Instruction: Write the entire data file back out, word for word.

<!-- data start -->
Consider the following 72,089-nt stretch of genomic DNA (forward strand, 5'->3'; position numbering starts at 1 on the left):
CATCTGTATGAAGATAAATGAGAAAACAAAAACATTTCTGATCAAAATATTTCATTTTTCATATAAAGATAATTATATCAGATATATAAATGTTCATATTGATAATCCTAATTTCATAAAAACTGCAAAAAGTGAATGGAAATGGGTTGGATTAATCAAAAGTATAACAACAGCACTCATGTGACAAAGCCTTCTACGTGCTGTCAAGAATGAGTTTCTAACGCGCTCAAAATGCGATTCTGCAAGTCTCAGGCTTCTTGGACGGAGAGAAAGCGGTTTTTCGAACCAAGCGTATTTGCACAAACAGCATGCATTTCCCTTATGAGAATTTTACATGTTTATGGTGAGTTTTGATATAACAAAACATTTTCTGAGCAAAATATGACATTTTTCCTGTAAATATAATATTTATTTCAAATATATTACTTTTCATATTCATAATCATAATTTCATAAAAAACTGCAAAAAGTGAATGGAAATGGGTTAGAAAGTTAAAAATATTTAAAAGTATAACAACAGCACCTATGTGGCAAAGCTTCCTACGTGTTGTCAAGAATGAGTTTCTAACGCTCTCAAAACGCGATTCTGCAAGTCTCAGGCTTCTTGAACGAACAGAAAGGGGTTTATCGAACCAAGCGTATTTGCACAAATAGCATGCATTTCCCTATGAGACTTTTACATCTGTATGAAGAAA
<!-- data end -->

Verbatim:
Consider the following 72,089-nt stretch of genomic DNA (forward strand, 5'->3'; position numbering starts at 1 on the left):
CATCTGTATGAAGATAAATGAGAAAACAAAAACATTTCTGATCAAAATATTTCATTTTTCATATAAAGATAATTATATCAGATATATAAATGTTCATATTGATAATCCTAATTTCATAAAAACTGCAAAAAGTGAATGGAAATGGGTTGGATTAATCAAAAGTATAACAACAGCACTCATGTGACAAAGCCTTCTACGTGCTGTCAAGAATGAGTTTCTAACGCGCTCAAAATGCGATTCTGCAAGTCTCAGGCTTCTTGGACGGAGAGAAAGCGGTTTTTCGAACCAAGCGTATTTGCACAAACAGCATGCATTTCCCTTATGAGAATTTTACATGTTTATGGTGAGTTTTGATATAACAAAACATTTTCTGAGCAAAATATGACATTTTTCCTGTAAATATAATATTTATTTCAAATATATTACTTTTCATATTCATAATCATAATTTCATAAAAAACTGCAAAAAGTGAATGGAAATGGGTTAGAAAGTTAAAAATATTTAAAAGTATAACAACAGCACCTATGTGGCAAAGCTTCCTACGTGTTGTCAAGAATGAGTTTCTAACGCTCTCAAAACGCGATTCTGCAAGTCTCAGGCTTCTTGAACGAACAGAAAGGGGTTTATCGAACCAAGCGTATTTGCACAAATAGCATGCATTTCCCTATGAGACTTTTACATCTGTATGAAGAAA